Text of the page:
Random success is possible. Some, a few gifted ones, are more predisposed to these aforementioned skills, but it'll always be an uncertain crap shoot without being a great game manager. I know from first-hand experience in my less enlightened up and down playing days.
Superb game management does indeed require a helm and a compass:
- Ball-tracking or watching-the-ball: That means following an incoming ball all the way into your contact point, then, without looking up prematurely (see Roger Federer), recapturing your own shot's flight path as the ball travels across the net into an opponent's point of contact.
- Visualizing in the midst of an ongoing point means thinking in pictures, imagining (imagery) successful outcomes, versus consciously worrying about failure and perfect technique. It's "seeing" precisely what your shot intentions are in your mind's-eye, including both direction and margin over the net. Thinking analytically during a point literally makes tracking the ball really well nearly impossible – right-left brain hemispheric conflict. That's how your brain works on court in point.
- Most club players are "breath-holders" at the moment of shot impact. These silent swingers trigger undermining, excessive, inefficient muscle tension. Identify and utilize your own signature exhalation sound or grunt - you don't have to be loud and obnoxious. Grunt is not a dirty word. It's defined as "a deep throaty sound" - the same sound you would automatically make when struggling to open a stuck window - that syncs with the racket-on-ball impact. Ideally, it's sustained all the way through a decelerating follow through. Note:Iit's preceded by an equally important full inhalation just prior to contact.
So why on Earth do players especially resist this latter Big 3 component? I suspect they are self-conscious about doing it. I had one player recently mention to me, "I feel foolish trying to sound like a pro on TV." That's wholeheartedly buying into wanting to look like those players, but not sounding/breathing like them. Unfortunate and counter-productive, especially since anyone observing you play, who really knows the game, will respect and be impressed by the fact that you're breathing audibly. Sure, it's definitely counter intuitive to human nature under flying yellow ball stress, but not learning to embrace it leads to one being predisposed to choking (can't breathe) particularly in the big moments.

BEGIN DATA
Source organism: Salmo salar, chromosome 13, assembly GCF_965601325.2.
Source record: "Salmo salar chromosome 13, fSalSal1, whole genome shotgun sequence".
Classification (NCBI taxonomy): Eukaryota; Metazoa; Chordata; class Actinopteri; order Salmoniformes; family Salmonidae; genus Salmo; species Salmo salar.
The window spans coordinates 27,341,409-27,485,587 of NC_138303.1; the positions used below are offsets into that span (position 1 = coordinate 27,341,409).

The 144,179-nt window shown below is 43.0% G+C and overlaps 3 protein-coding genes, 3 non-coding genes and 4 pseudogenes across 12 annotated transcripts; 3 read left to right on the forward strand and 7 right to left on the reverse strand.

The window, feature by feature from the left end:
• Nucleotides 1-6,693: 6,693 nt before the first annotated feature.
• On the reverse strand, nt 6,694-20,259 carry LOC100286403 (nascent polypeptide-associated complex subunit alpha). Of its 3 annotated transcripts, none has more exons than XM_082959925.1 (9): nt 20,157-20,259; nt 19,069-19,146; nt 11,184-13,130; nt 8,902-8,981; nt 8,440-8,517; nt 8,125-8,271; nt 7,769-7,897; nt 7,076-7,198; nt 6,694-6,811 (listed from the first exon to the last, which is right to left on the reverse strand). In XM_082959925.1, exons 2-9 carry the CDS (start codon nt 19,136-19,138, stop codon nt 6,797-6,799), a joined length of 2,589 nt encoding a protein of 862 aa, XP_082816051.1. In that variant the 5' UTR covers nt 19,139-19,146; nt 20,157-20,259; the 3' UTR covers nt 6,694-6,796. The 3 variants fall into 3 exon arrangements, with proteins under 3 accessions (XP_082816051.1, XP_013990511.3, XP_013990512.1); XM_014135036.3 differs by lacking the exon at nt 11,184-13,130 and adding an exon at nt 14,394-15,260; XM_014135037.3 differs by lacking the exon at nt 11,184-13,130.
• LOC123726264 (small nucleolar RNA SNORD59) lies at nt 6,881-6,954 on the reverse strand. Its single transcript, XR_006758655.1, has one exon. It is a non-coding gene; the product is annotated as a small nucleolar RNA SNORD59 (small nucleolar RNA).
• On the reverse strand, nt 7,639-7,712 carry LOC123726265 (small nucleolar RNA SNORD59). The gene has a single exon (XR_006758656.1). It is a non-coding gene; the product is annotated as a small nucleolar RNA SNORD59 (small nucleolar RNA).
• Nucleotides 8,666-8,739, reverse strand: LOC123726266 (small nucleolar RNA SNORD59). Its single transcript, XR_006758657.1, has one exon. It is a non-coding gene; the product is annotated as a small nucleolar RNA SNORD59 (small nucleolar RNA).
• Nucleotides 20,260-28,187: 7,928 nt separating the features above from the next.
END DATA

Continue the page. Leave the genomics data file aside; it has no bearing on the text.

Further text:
Going forward, try putting the never ending techno mumbo jumbo overreliance on too much technique –dutifully schooled to you out of an obvious necessity by coaches - on the back burner in the midst of a point?
In your next on-court practice session, friendly doubles, or, dare I say, in an official match, try making executing the Big 3 as your main focus, while simultaneously monitoring your physical game kinesthetically - a sensory awareness of your moving body parts without thinking about them.
After all, when its show time, the game you've arrived with is the game you've arrived with. Too late for any distracting, overwrought technical considerations or changes.
Manage and support the skills you already have with The Big 3. Settle to the task. Keep your nerve.
Copyright© 2020 by Jak Beardsworth Tennis. All rights reserved, including the right of reproduction in whole or in part in any form.